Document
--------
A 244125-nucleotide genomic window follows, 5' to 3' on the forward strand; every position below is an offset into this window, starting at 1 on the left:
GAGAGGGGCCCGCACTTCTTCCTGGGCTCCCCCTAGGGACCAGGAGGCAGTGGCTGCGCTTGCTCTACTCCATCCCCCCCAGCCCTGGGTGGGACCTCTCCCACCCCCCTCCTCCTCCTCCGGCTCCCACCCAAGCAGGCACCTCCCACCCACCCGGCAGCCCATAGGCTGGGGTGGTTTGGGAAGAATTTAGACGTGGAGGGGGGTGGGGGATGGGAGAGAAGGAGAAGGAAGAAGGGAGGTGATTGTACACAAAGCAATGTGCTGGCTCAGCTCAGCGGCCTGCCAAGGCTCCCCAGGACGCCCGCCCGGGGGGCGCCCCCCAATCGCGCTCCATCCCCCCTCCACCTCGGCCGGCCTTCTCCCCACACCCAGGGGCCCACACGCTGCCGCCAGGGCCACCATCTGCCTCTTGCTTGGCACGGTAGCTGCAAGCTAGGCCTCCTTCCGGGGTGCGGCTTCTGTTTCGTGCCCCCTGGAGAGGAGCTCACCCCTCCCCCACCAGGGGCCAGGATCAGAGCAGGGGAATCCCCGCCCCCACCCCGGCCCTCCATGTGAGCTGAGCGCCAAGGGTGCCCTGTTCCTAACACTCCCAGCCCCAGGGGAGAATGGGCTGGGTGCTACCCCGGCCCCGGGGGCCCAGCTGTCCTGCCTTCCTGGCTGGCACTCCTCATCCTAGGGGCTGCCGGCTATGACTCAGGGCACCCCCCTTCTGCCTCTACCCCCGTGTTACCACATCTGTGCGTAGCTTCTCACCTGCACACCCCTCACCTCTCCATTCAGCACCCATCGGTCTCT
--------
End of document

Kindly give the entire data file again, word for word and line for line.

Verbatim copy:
A 244125-nucleotide genomic window follows, 5' to 3' on the forward strand; every position below is an offset into this window, starting at 1 on the left:
GAGAGGGGCCCGCACTTCTTCCTGGGCTCCCCCTAGGGACCAGGAGGCAGTGGCTGCGCTTGCTCTACTCCATCCCCCCCAGCCCTGGGTGGGACCTCTCCCACCCCCCTCCTCCTCCTCCGGCTCCCACCCAAGCAGGCACCTCCCACCCACCCGGCAGCCCATAGGCTGGGGTGGTTTGGGAAGAATTTAGACGTGGAGGGGGGTGGGGGATGGGAGAGAAGGAGAAGGAAGAAGGGAGGTGATTGTACACAAAGCAATGTGCTGGCTCAGCTCAGCGGCCTGCCAAGGCTCCCCAGGACGCCCGCCCGGGGGGCGCCCCCCAATCGCGCTCCATCCCCCCTCCACCTCGGCCGGCCTTCTCCCCACACCCAGGGGCCCACACGCTGCCGCCAGGGCCACCATCTGCCTCTTGCTTGGCACGGTAGCTGCAAGCTAGGCCTCCTTCCGGGGTGCGGCTTCTGTTTCGTGCCCCCTGGAGAGGAGCTCACCCCTCCCCCACCAGGGGCCAGGATCAGAGCAGGGGAATCCCCGCCCCCACCCCGGCCCTCCATGTGAGCTGAGCGCCAAGGGTGCCCTGTTCCTAACACTCCCAGCCCCAGGGGAGAATGGGCTGGGTGCTACCCCGGCCCCGGGGGCCCAGCTGTCCTGCCTTCCTGGCTGGCACTCCTCATCCTAGGGGCTGCCGGCTATGACTCAGGGCACCCCCCTTCTGCCTCTACCCCCGTGTTACCACATCTGTGCGTAGCTTCTCACCTGCACACCCCTCACCTCTCCATTCAGCACCCATCGGTCTCT